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The D.C. Environmental Film Festival was set to be City Paper‘s cover story last week. But, like nearly every other event, the festival was canceled to limit the spread of the novel coronavirus. Festival organizers decided to salvage what they could of the event and produce it digitally. Three of the films City Paper reviewed made it into the virtual festival: Dark Waters, Honeyland, and Stuffed. Read our reviews and watch the films here. We will update this post if any more films we’ve reviewed are added to the festival. Stick around for more to come from DCEFF, which says it plans to host a smaller festival in the fall, and will schedule other screenings later in the year.
Dark WatersDirected by Todd HaynesA necessary masterclass in bleakness, Dark Waters takes the whistleblower drama and stretches it until its sense of justice is almost unrecognizable. The film is based on the true story of Robert Bilott (Mark Ruffalo), a defense attorney for chemical companies who reversed course when he learned of the tragic environmental impact on a small West Virginia town caused by Dupont, his firm’s biggest client.
On the surface, it’s a classical take on the well-worn genre marked by Silkwood and Erin Brockovich, but director Todd Haynes (Carol, Far from Heaven) digs underneath the usual conventions to cinematically express the toxicity at the core of our justice system. Every frame is tinted a sickly green or jaundiced yellow, and a share of the performers, especially Bill Camp, who plays a family farmer driven mad by his suspicions of corporate malfeasance, veer toward the cartoonish. Even Ruffalo, normally a stalwart everyman for intellectuals, opts out of likability and leans into his character’s obsessive pursuits with hunched shoulders and ubiquitous pout.
With its off-putting style, Dark Waters is a difficult watch—which could explain the poor grosses it received at the box-office last fall—but it’s supposed to be. Haynes has made a whistleblower drama for our time, when corporate corruption has spread and even those of who believe in justice are beginning to have doubts. The victories are incremental, while the stench of defeat continues to grow. —Noah Gittell
HoneylandDirected by Ljubomir Stefanov and Tamara KotevskaThe central figure of Honeyland, a Macedonian woman named Hatidze, lives an isolated existence in a remote village. There is no electricity or running water. Her only companion is her octogenarian mother, who can’t get out of bed. By trade, she is a beekeeper, but it’s also her purpose. She makes long treks along dangerous mountain ridges to capture the queen bee, then brings it home and carefully stewards the hive in a natural setting.
For Hatidze and her mother, it’s a quiet, steady existence that is shattered when a family of five arrives in their RV and decides to live next door. Their plan is to farm cattle, but they’re not great at it, so Hatidze teaches them how to keep bees. Turns out, not everyone is meant for such a delicate trade. What emerges in this acclaimed documentary (it was nominated for two Oscars this year) is a contrast and conflict between those who seek equilibrium with their environment and others who will squeeze every last dollar from it.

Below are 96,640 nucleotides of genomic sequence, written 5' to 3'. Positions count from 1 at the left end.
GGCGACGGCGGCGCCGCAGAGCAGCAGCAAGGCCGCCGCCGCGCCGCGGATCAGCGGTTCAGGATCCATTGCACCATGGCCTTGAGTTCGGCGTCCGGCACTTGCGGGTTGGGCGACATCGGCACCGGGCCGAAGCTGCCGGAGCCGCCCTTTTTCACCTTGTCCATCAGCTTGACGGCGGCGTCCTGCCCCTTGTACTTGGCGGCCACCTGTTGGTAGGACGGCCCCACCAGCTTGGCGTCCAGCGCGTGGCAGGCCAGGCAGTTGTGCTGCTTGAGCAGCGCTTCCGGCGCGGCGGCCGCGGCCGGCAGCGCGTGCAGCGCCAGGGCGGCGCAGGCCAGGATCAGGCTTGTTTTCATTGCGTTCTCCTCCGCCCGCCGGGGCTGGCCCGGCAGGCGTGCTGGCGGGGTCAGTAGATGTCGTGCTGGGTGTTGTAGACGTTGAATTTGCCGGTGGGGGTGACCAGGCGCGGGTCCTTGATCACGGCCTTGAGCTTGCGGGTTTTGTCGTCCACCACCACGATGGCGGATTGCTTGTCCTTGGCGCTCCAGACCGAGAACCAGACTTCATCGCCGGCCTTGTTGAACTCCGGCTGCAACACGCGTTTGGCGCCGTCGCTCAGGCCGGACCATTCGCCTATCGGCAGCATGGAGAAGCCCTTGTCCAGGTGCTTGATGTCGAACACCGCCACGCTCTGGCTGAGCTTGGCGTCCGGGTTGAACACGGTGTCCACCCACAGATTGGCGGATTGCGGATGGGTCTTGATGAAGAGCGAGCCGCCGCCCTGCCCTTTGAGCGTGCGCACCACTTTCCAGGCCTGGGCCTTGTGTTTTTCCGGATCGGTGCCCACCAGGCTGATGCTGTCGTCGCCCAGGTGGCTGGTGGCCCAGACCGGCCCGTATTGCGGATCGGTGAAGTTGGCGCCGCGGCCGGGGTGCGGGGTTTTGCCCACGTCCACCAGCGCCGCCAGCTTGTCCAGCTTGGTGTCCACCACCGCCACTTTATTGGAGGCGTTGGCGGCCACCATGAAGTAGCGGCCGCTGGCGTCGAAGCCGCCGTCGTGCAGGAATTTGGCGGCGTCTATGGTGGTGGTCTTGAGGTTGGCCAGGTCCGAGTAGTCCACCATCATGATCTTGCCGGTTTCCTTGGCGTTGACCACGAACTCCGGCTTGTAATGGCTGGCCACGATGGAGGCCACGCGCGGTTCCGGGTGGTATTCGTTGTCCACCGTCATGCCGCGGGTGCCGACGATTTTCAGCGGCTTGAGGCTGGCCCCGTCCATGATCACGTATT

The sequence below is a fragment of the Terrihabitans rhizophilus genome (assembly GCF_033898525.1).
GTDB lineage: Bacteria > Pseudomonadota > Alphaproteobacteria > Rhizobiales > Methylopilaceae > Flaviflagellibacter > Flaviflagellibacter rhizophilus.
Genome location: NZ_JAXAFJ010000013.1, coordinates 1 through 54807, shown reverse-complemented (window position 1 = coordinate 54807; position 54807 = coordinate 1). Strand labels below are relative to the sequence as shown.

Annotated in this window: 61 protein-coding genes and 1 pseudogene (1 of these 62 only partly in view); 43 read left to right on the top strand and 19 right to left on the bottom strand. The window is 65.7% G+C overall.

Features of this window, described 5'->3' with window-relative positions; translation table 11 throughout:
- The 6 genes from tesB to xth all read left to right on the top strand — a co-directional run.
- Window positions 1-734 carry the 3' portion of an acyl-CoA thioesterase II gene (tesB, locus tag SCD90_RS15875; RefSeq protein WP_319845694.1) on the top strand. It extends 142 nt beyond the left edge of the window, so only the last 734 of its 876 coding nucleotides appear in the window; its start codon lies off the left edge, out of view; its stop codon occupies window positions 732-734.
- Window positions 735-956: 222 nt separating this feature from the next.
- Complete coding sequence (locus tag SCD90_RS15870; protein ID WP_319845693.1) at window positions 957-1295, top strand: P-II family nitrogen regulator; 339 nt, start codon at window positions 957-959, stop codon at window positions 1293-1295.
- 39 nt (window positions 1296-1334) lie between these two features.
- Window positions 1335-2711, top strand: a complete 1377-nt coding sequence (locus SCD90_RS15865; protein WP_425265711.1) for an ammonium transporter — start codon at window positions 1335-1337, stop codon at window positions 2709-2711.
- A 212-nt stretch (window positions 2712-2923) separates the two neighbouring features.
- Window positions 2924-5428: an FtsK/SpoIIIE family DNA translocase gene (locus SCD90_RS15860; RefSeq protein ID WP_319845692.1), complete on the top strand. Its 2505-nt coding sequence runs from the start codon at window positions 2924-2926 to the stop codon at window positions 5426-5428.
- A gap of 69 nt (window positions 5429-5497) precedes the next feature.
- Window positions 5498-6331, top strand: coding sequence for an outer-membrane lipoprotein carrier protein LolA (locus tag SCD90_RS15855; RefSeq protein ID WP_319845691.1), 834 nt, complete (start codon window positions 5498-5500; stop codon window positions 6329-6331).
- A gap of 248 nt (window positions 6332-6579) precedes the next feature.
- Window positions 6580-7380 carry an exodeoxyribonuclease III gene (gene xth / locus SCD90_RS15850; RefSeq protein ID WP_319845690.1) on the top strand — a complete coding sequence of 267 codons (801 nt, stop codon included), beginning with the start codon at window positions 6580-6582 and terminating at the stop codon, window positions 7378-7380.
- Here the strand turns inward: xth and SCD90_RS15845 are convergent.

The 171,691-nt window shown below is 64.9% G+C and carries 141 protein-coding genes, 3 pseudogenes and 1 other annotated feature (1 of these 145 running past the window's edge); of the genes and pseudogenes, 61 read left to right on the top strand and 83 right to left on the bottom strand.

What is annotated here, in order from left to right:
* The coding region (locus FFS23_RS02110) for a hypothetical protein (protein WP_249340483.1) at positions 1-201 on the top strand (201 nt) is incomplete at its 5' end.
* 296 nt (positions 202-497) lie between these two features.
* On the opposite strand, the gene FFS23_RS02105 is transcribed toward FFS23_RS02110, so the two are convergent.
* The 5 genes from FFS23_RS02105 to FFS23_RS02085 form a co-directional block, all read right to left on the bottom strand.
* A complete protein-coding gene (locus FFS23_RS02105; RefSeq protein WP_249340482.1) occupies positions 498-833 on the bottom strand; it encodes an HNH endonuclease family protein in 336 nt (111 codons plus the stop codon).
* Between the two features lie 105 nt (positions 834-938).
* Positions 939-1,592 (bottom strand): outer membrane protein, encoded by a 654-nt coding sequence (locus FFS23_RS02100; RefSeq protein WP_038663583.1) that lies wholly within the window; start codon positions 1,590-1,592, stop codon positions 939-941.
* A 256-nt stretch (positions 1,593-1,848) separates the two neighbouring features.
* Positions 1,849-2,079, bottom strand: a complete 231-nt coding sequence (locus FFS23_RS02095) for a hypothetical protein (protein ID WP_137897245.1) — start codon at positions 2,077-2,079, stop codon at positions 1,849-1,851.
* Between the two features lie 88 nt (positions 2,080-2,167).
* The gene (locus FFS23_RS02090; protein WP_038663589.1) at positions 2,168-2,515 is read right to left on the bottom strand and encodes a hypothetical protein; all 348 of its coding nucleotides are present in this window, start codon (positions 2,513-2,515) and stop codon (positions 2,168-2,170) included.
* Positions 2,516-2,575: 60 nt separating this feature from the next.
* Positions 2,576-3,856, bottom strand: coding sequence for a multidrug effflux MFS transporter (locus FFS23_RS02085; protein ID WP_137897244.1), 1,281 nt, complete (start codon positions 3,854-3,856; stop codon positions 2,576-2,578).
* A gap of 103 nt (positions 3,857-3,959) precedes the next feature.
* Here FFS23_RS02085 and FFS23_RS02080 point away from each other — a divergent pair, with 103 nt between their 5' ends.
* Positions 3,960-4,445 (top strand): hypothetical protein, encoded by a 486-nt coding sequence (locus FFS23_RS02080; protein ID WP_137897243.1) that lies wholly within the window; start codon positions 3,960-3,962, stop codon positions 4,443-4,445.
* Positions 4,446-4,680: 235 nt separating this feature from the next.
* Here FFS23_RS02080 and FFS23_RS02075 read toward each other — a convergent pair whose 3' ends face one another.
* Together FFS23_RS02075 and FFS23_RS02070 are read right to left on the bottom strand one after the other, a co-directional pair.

When Hatidze harvests the honey to sell at a city market, she only takes half so that the bees can continue to thrive, and she can continue to reap the rewards. Her new neighbors don’t share her restraint, and it threatens to ruin them all. Directors Tamara Kotevska and Ljubomir Stefanov film their story with an effective blend of incredible intimacy and respectful distance. The remoteness of their location allows a narrowly personal story to serve as an environmental allegory, showing how our interactions with the natural world reveal our character and will ultimately determine our survival. —Noah Gittell
StuffedDirected by Erin DerhamOnly a few of the taxidermists featured in Stuffed are hunters. As a whole, they’re not in the trade to preserve trophies or prove man’s dominion over beast. Instead, Stuffed introduces the viewer to an eclectic group of artists with an abiding love for animals, which may shock some. The documentary pushes over and over again to convince skeptics that taxidermy, practiced with love and care, is more than a freaky hobby and more than a scientific pursuit—it transcends those categories to become, almost, an act of worshipping nature. It’s certainly an act of conferring immortality.
The subjects run the gamut: We meet both the typical buttoned-up scientists who taxidermy animals for natural history museums and the freaky, goth practitioners of a gory art. But underneath the skin of a quirky documentary about a strange profession and its trade conference, there’s a carefully assembled, deliberately sculpted film about our relationships with life, death, and preservation that sparkles. In its most affecting scenes, a team carefully, gently, and faithfully recreates a zebra foal. The way they paint, sew, and mount it shows both an artist’s singular focus on craft and an animal lover’s delight in the workings of nature. When it’s finished, the calf looks alive: spooked, scared, panting, glimmering, ready to bolt at a moment’s notice. And yes, there’s a spot of the craftsman’s hubris: “I get to make that golden eagle immortal. I’m immortal in that too,” says one taxidermist at the film’s conclusion. —Emma Sarappo
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